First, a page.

INTRODUCTIONEmbed from Getty Images
Every athlete is different. Every athlete has a unique set of characteristics, behaviours, dispositions and traits that make them who they are and can directly affect their ability to perform. Managing these different personalities can be a daunting task for any sport manager, coach or leader, particularly in a team setting where a multitude of conflicting personalities may require managing. Some athletes may be extraverted leaders, constantly voicing their opinions; while others may be shy, introverted and just want to get on with the sport. Some athletes can be positive thinkers, while others can ruminate in the negative. Some may be extremely competitive, while others completely lack drive altogether. Understanding how to manage these different personalities is a complex subject. However, harnessing the ability to do exactly that can be a defining principle of a great sports coach.
Understanding Our Athletes’ Personality TraitsEmbed from Getty Images
Personality – The overall organization of psychological characteristics such as thinking, feeling & behaving, that differentiate us and lead us to act consistently over time and context in a certain way (Crocker, 2016).
As evidenced from the definition above, one’s personality is not just the traits and values that a person holds, but also the ways that they think, feel and behave over time. That being said, many different “traits” can contribute to this way of thinking, feeling and behaving. In fact the list is exhaustive. For athletes, we might be particularly interested in traits such as self-esteem, anxiety, openness, leadership, mental toughness, risk-taking, emotional stability, conscientiousness, aggression, competitiveness, self-interest, self-belief, goal orientation, optimism, introversion vs. extraversion, perfectionism and agreeableness. The list goes on.
Anyone who has studied personality psychology before will notice that Digman’s Big 5 characteristics: Conscientiousness, agreeableness, neuroticism (emotional stability), openness and extraversion were all mentioned. These five characteristics are integral to studying and understanding ones personality. That is, most personality traits in existence, most adjectives you could use to describe someone, fall under the broader headings of one of these five categories. However, more crucially than these five characteristics are the even larger headings – BIS and BAS.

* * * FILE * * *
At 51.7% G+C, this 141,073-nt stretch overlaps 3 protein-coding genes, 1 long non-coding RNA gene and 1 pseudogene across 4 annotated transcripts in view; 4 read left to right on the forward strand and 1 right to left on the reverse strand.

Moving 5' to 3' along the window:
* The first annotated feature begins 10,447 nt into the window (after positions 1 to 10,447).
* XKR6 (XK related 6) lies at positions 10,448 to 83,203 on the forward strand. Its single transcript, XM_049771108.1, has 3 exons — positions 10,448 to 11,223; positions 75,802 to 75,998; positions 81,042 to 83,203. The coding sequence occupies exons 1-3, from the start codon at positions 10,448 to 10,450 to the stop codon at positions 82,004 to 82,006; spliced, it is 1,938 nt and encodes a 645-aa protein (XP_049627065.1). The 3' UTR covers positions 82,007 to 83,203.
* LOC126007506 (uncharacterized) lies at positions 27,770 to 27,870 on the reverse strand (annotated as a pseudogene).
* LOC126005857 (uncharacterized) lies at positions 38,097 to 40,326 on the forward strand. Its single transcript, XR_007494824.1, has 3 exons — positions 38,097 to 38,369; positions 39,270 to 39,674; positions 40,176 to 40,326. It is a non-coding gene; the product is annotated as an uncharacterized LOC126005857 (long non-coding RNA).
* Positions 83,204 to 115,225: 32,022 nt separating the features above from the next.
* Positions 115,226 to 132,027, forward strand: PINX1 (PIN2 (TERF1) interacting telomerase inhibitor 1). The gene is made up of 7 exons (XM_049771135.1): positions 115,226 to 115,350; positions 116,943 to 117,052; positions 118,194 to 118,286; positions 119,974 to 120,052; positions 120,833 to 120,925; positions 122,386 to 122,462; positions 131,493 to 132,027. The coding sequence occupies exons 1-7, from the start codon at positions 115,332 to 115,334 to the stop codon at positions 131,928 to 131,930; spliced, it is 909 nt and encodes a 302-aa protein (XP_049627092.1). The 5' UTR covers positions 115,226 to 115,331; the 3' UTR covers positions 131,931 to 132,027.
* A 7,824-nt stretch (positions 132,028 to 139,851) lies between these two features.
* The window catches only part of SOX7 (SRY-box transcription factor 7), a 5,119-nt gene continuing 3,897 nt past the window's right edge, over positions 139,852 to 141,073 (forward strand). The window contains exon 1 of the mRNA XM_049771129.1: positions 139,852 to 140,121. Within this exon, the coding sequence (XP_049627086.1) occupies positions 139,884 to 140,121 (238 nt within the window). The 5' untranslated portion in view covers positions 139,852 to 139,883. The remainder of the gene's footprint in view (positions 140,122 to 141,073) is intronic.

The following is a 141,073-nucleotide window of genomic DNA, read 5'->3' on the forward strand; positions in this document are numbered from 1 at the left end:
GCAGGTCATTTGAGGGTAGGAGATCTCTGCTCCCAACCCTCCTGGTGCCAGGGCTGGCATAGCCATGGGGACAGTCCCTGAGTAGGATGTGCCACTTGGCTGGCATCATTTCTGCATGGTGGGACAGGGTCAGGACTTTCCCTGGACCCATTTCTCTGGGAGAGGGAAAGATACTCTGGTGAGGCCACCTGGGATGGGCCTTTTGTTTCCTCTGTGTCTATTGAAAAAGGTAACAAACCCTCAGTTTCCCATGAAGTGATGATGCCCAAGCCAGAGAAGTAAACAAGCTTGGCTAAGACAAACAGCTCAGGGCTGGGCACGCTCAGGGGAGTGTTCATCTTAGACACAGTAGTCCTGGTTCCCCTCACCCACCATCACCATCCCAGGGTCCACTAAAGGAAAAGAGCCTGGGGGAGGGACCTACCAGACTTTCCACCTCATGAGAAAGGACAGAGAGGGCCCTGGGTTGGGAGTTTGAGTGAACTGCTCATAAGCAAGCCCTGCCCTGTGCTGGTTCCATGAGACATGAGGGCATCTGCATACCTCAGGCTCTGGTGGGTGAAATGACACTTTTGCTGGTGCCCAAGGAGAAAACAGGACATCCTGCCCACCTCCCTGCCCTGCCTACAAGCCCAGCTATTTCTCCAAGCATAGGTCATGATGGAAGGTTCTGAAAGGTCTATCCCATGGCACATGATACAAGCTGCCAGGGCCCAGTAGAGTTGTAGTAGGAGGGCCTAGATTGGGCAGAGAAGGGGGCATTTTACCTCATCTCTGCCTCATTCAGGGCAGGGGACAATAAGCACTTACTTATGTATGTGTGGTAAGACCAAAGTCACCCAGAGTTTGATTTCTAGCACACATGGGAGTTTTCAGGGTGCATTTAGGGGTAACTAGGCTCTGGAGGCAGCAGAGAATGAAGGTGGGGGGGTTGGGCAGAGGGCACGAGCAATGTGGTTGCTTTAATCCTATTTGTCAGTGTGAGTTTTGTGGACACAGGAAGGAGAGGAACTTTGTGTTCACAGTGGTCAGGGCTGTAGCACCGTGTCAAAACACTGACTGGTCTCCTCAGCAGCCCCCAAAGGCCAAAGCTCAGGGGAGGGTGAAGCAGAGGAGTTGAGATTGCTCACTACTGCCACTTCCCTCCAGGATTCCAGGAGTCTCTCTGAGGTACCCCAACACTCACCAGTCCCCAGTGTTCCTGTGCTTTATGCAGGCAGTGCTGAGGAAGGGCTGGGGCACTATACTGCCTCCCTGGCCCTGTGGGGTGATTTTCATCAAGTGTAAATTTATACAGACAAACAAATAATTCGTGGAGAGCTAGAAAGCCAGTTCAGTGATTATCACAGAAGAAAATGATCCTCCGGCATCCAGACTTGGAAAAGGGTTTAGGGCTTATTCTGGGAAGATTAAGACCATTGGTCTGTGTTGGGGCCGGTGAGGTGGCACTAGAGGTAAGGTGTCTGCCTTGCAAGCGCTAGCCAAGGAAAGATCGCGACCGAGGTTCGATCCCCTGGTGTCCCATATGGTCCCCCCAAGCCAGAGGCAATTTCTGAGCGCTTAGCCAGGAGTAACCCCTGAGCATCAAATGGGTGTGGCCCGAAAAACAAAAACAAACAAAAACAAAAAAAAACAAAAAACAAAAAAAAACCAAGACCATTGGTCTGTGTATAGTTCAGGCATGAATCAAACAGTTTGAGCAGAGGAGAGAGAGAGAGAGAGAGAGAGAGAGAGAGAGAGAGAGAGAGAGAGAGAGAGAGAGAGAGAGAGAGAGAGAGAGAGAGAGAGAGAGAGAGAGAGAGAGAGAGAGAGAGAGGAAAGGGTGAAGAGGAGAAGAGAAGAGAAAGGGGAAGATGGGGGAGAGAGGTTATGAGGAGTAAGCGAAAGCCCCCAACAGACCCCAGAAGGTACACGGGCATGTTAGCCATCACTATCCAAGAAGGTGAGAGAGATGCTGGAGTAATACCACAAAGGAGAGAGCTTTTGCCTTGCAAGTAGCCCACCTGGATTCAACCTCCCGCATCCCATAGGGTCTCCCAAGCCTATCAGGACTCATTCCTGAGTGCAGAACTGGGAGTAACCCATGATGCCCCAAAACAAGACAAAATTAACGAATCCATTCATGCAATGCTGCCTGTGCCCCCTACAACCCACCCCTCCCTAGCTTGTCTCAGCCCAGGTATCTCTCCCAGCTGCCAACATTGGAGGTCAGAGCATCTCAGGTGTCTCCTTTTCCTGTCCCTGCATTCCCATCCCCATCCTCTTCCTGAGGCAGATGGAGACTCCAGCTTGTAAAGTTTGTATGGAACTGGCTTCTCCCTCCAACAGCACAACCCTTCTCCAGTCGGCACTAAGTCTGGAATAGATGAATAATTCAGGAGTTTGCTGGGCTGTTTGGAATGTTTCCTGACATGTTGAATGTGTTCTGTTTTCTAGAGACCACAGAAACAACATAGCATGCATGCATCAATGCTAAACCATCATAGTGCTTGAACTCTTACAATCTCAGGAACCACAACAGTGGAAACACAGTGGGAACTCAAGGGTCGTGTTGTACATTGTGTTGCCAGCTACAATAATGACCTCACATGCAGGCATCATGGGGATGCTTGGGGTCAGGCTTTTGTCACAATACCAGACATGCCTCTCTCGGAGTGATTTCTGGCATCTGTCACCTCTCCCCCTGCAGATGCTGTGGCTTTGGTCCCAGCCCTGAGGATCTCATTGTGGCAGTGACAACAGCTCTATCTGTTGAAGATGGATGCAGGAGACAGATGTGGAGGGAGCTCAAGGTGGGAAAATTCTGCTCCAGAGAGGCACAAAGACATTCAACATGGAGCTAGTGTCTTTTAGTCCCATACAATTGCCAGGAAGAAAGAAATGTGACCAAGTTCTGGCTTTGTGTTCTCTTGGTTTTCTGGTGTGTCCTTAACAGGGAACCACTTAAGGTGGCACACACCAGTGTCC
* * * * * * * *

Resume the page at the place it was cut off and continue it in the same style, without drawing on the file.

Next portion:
The two key headings of differentiation for personality psychologists is the difference between being higher in BAS – Behavioural Approach System or BIS – Behavioural Inhibition System (Gray, 1981). Essentially, are you more approach-oriented? (extraverted, open, optimistic, sensation seeking, etc.). Or are you more avoidance-oriented? (introverted, anxious, pessimistic, emotionally unstable, etc.). For example, when walking down the street, do you scan your surroundings for all the good things in the world? (birds singing, leaves changing colours, etc.). Or do you scan your surroundings for all the bad things in the world? (avoiding other pedestrians, walking in fear of what’s around you). Recognizing whether our athletes are more approach or avoidance oriented is a key starting place to unlocking the greater whole of their personality. By understanding this, you can understand things like who on your team is likely to be a good leader and why, how self-interested vs. team-oriented each player is and what motivates them to perform. It can also be particularly useful in predicting how players might react to various coaching styles, philosophies, approaches and directions. For example, asking an athlete who is higher in BIS to play a position they are not comfortable with can be much more damaging to the athlete’s performance than asking a player who is higher in BAS to do the same thing. Athletes higher in BAS tend to be more open-minded and optimistic about their abilities to perform. Athletes higher in BIS on the other hand will likely approach the uncomfortable situation full of anxiety and with a lack of self-belief. So asking them to branch out of their comfort zone may be a great lesson, but can also hinder their performance. This is just one example. In regards to coaching athletes in training, “freezing” play and walking through a specific coaching point for the whole team may be ineffective for athletes higher in BIS, who won’t want to be the centre of the spotlight and have their mistakes highlighted in front of the larger group. They may prefer 1on1 coaching points instead. Recognizing whether are athletes are more approach-oriented (higher in BAS) vs. more avoidance-oriented (higher in BIS) is essential to understanding them as both athletes and human beings, and can help us as coaches to get the best out of every athlete.
BISEmbed from Getty Images